The spate of huge DNS DDoS amplification attacks of the last year probably had a previously undetected helping hand from millions of poorly-configured home routers, ISP security outfit Nominum has discovered.

Using figures from its own network of Vantio ThreatAvert boxes inside ISPs, the firm estimates that as many as 24 million home routers across Asia, parts of Eastern Europe and Central America could be operating as open DNS proxies, with 5.3 million detected as having been used in DDoS attacks in February alone.

Exactly how much traffic the company is reluctant to estimate but it could be anything from tens of Gigabits to possibly hundreds of Gigabits if corralled at one time.  It was enough for DNS amplification to account for 70 percent of all traffic on one provider’s network during January.

The company doesn’t spell it out but this is presents a tricky issue; unlike managed infrastructure-level routers, home routers sit on people’s desks and are left to rot into obsolescence. The chances of any of these devices being patched or fixed are vanishingly low, giving DDoS criminals a large population of devices to exploit in attacks more or less indefinitely.

“We have no way of knowing what kind of home routers these are,” said Nominum’s director of product marketing, Bruce van Nice. Nominum could detect the traffic and had worked out a way to see the IP addresses it had come from but not which target it was being aimed at, he said.

“The consumer has no visibility on this,” agreed van Nice.

As to why routers were operating as DNS proxies, he suspected that the exploited devices had probably not been hit by any specific vulnerability. More likely, they had come out of the box with a configuration issue from day one.

It’s still pretty mysterious why a home router would behave in this way, basically forwarding  small DNS queries to multiple ISPs resolution servers, which in turn forward them to the intended target.  Home routers are small fry in Internet terms but they are still routers. A router behaving as an open proxy is like a post office that just keeps sending vast number of chain letters to other post offices in the expectation each will deliver its load to one address.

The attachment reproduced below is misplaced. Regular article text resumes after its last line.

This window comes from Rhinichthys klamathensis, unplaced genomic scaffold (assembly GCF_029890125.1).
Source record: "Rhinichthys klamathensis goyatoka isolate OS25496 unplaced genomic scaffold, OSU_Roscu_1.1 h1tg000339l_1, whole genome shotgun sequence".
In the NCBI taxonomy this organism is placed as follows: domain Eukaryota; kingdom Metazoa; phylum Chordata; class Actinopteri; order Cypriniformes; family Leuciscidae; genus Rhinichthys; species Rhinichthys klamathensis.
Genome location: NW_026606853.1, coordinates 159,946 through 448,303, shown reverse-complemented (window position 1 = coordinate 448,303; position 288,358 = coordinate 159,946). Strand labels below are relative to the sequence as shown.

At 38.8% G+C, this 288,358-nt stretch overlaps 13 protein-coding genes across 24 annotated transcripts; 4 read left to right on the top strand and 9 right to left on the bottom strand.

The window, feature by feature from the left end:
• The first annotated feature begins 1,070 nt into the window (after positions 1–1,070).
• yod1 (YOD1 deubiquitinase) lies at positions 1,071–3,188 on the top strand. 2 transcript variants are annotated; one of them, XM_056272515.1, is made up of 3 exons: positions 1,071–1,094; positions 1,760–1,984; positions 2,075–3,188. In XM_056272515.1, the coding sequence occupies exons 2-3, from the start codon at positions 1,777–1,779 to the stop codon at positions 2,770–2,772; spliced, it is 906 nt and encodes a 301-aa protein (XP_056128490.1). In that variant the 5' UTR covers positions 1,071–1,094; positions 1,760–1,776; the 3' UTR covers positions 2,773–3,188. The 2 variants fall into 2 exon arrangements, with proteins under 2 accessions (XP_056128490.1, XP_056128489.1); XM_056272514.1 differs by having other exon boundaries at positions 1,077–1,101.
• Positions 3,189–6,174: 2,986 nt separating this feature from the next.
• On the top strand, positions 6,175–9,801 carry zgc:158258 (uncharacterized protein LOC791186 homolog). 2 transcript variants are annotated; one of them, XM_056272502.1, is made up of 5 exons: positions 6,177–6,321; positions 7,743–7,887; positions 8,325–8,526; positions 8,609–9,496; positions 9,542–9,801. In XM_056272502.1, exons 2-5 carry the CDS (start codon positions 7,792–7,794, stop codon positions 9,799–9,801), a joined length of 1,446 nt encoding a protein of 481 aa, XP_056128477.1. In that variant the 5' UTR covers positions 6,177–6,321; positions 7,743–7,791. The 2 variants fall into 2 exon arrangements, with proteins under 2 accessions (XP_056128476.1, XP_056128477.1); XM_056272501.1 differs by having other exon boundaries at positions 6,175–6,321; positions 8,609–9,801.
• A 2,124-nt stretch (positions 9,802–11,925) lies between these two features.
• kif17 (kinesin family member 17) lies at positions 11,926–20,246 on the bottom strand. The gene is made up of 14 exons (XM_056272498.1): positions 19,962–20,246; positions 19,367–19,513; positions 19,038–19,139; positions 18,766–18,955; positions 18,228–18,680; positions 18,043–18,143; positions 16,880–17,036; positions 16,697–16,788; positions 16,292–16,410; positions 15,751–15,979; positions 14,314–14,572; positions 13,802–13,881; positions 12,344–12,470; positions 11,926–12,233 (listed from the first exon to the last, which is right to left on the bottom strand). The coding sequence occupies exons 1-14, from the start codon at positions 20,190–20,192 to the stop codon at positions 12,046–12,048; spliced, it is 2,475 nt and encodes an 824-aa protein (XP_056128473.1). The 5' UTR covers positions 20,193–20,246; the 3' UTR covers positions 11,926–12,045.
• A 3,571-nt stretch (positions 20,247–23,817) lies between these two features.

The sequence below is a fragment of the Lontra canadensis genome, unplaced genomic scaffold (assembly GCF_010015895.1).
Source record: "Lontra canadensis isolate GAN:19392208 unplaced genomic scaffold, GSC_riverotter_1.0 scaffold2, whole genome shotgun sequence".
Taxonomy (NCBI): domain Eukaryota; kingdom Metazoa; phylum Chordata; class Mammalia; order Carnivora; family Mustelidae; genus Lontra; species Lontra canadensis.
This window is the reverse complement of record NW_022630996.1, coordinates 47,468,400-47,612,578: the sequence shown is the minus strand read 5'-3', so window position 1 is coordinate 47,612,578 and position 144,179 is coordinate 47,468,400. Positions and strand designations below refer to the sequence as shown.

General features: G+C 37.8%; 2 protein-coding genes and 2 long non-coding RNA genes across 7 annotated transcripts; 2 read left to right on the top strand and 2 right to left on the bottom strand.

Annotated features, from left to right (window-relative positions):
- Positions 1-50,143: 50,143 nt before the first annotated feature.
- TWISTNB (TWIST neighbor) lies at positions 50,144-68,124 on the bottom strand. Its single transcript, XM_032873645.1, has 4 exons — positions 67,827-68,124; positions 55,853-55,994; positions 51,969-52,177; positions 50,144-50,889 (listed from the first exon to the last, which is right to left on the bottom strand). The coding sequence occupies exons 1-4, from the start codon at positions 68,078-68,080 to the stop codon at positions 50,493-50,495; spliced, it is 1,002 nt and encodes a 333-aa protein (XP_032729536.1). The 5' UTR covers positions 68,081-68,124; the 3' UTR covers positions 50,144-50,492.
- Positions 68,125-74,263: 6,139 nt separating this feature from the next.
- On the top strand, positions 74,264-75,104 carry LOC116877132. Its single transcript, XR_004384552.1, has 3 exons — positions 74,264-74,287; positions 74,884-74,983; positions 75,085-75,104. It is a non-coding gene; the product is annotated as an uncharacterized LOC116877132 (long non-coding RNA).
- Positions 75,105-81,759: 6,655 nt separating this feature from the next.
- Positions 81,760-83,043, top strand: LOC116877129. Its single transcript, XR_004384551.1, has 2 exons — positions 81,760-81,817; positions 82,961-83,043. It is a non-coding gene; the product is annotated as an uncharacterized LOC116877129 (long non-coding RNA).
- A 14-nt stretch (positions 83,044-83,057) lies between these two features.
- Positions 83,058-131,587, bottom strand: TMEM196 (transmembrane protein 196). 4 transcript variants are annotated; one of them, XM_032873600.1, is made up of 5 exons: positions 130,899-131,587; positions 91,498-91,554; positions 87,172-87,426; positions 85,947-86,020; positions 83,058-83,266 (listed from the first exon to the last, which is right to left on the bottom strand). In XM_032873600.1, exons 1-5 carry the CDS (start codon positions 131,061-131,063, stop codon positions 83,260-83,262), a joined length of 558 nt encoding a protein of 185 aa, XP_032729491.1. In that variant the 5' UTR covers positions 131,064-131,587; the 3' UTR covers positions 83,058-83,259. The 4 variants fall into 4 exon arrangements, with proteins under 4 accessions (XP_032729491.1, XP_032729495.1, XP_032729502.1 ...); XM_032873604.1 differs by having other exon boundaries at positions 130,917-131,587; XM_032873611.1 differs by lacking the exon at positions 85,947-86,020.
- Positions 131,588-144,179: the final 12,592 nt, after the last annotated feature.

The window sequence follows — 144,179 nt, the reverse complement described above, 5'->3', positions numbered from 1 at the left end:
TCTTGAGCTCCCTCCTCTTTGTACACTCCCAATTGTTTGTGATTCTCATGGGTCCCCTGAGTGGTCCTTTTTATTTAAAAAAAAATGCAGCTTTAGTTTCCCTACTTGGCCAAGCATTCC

This is a good analogy for what Spamhaus went through last March during a DNS amplification attack that made headlines thanks to its record-breaking size. Unfortunately, Spamhaus didn’t have a big enough mail box to receive billions of letters and so passed them on to a firm called CloudFlare that did.

In theory, the CloudFlares of the world are able to throw all this unwanted garbage into a giant virtual hole and forget about it.

Given the difficulty of remediating home routers whose owners can’t easily be identified, Nominum’s pragmatic alternative is to configure ISP-level DNS servers to drop this kind of traffic before it even gets to that level. Without this approach ISPs as well as targets would suffer the real consequences, he said.

The possibility that home routers could have been a hidden part of the DNS amplification DDoS phenomenon remains an intriguing story. If correct, the issue could be larger and harder to fix than experts have realised.

Amplification remains the new black for DDoS attackers, covering not only DNS but, more recently, a monster NTP attack on a customer of CloudFlare.  For some reason, the attackers have it in for this relatively small but now quite famous firm or perhaps for its growing band of anxious customers.

Most home users will not find their routers behaving as DNS proxies but anyone that wants to check can test their device.